ENNHRI Calls for Ratification and Implementation of Council of Europe Human Rights Conventions, including Istanbul Convention
On the occasion of the tenth anniversary of the signature of the Council of Europe Convention on Preventing and Combating Violence Against Women and Domestic Violence (Istanbul Convention), ENNHRI underlines the importance of the ratification and implementation of Council of Europe standards and the role of NHRIs in this process.
In line with the UN Paris Principles, NHRIs have a key function of encouraging the ratification of international human rights instruments and in fostering implementation of international standards at domestic level.
As recognised in the recent CoE Recommendation, NHRIs’ contribute to the effective implementation of the European Convention of Human Rights, including through third party interventions before the European Court of Human Rights and communications with regard to the supervision of the execution of judgments.
The Council of Europe Convention on Preventing and Combating Violence Against Women and Domestic Violence (Istanbul Convention), adopted in 2011 and entered into force in 2014, is the first instrument in Europe to set legally binding standards to prevent gender-based violence, including violence against women and domestic violence, protect survivors and punish perpetrators. European NHRIs have been actively involved in the drafting of the Convention, and the Istanbul Convention requires NHRIs to be included in the development of national policies implementing it (art 7).
Many European NHRIs promote the ratification and implementation of the Istanbul Convention in practice. For instance, the NHRIs of Cyprus, Finland, Georgia and Greece advocated for the ratification of the Convention and, once it became effective in their country, contribute to the work of the monitoring body GREVIO and advise national governments on how to fulfil their obligations under the Convention. The Georgian NHRI and the Council of Europe have organized a capacity-building workshop for the staff of the NHRI, civil society, state and non-governmental organizations focused on how to engage in the monitoring process.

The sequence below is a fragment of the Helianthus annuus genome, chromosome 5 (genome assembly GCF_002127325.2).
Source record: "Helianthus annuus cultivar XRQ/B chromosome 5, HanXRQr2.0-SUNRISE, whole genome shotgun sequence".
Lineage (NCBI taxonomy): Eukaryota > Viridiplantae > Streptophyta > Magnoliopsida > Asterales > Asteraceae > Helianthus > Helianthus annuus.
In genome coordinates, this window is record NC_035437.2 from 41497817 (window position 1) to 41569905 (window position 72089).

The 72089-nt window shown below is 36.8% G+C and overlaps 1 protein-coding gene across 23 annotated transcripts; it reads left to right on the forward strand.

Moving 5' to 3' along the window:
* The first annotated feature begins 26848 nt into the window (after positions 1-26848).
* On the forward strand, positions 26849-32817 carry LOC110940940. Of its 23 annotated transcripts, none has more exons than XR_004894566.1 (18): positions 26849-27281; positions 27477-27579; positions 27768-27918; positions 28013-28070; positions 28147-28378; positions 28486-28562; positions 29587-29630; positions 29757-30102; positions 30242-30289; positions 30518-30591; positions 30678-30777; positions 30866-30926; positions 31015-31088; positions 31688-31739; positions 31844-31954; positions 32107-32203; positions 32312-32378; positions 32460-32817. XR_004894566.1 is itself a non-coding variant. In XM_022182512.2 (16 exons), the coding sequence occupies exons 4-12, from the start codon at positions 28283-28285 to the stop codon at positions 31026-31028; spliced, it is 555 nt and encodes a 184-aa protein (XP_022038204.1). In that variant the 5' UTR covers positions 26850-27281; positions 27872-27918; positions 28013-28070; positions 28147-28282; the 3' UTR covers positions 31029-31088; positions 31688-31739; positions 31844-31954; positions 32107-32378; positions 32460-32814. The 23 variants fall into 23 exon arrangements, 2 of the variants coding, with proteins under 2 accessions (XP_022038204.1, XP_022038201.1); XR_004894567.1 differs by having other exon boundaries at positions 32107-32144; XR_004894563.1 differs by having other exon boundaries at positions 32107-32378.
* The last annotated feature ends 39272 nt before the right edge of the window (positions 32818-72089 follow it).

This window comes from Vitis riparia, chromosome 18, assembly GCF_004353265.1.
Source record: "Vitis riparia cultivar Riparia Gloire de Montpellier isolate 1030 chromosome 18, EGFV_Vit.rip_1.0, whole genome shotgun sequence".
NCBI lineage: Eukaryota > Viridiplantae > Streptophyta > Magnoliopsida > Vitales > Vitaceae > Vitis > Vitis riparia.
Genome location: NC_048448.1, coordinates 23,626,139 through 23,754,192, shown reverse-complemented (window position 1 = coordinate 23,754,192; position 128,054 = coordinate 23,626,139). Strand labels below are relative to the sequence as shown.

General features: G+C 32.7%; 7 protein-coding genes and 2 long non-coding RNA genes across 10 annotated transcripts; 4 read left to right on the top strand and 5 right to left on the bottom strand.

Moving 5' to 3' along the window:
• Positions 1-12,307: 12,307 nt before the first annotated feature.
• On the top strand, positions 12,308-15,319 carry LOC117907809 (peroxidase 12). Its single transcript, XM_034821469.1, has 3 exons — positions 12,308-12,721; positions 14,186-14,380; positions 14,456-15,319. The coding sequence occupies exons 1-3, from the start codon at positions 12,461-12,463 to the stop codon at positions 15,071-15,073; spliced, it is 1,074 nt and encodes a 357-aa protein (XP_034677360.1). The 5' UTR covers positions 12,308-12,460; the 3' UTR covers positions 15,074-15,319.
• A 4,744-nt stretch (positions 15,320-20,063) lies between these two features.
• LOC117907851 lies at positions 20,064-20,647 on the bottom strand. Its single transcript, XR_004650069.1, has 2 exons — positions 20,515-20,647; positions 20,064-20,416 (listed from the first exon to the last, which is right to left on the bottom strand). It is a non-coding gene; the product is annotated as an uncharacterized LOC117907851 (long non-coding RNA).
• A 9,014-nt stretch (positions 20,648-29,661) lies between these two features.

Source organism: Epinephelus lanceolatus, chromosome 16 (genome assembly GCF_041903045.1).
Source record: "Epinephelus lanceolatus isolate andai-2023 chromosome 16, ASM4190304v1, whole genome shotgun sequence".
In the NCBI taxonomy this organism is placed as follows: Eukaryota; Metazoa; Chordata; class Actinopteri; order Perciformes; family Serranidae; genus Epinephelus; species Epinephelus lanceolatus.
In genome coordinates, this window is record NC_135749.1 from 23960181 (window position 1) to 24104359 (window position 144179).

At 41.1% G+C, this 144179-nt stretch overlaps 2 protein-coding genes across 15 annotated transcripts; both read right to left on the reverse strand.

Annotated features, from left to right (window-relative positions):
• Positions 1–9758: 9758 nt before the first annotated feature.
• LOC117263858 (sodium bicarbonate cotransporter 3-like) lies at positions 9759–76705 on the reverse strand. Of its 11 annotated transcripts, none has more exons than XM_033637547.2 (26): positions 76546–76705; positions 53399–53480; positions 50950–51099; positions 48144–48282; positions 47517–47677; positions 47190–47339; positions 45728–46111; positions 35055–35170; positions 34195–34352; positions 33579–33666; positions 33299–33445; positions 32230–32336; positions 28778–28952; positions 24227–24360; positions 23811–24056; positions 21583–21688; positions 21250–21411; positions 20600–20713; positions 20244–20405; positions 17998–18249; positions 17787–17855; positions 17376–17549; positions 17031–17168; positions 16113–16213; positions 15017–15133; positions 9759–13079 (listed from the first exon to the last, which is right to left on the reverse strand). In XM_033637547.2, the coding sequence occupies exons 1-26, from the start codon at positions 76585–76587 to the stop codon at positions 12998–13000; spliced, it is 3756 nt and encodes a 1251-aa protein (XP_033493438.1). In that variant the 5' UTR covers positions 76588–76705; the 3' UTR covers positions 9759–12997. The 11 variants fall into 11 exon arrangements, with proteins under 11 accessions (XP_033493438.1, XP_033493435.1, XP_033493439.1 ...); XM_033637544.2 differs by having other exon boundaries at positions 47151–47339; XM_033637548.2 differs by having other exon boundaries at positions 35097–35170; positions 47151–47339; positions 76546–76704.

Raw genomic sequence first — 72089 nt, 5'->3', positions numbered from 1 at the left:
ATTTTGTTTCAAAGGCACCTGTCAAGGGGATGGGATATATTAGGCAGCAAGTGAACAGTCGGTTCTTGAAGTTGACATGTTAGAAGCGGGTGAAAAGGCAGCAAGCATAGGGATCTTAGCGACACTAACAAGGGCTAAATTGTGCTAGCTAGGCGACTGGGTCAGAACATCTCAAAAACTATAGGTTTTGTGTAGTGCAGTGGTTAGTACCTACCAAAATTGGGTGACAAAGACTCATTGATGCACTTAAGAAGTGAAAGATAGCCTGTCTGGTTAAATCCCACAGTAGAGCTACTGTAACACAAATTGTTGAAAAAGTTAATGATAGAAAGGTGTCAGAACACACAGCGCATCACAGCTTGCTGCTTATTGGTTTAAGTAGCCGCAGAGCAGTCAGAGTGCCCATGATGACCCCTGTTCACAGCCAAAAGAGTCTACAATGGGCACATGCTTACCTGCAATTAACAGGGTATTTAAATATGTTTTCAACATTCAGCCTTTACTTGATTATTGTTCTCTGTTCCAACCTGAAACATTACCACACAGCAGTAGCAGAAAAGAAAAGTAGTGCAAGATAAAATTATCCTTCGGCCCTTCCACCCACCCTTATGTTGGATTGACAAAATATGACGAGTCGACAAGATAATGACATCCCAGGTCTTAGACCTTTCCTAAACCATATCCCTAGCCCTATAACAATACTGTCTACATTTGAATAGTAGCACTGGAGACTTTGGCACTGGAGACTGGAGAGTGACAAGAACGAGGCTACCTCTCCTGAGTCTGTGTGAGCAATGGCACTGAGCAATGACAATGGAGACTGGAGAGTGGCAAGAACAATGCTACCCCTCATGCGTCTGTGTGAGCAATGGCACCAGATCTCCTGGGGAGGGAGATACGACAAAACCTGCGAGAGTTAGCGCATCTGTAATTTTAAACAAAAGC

All Council of Europe Member States except two have signed the Convention, joined by the European Union in 2017. However only 34 Member States have ratified the Convention which has suffered from considerable backlash in some European countries. Regrettably, following an executive decision of the head of state, one Member State no longer considers itself bound by the provisions of the Convention.
Withdrawal from the Istanbul Convention represents a step back for the protection of human rights in Europe. Certain population groups who, due to discrimination and stereotyping for their gender, gender identity or sexual orientation are disproportionately affected by human rights violations, including acts of violence, will see a reduction in the level of protection they enjoy.
Such deprivation of protection against human rights violations calls into question the respect for the rule of law by state authorities insofar as the legal and material tools for prevention of harm become reduced along with the possibility to obtain redress and accountability for the harm suffered.
ENNHRI calls on all Council of Europe Member States to ratify and implement Council of Europe human rights conventions, and to honour their commitments, including the commitment to eradicate gender-based and domestic violence under the Istanbul Convention. Member States should support NHRIs in compliance with the UN Paris Principles and cooperate with them to monitor the implementation of standards to protect individuals from all forms of violence, including gender-based and domestic violence and advance the realisation of human rights for all regardless of gender.
Photo credit: Council of Europe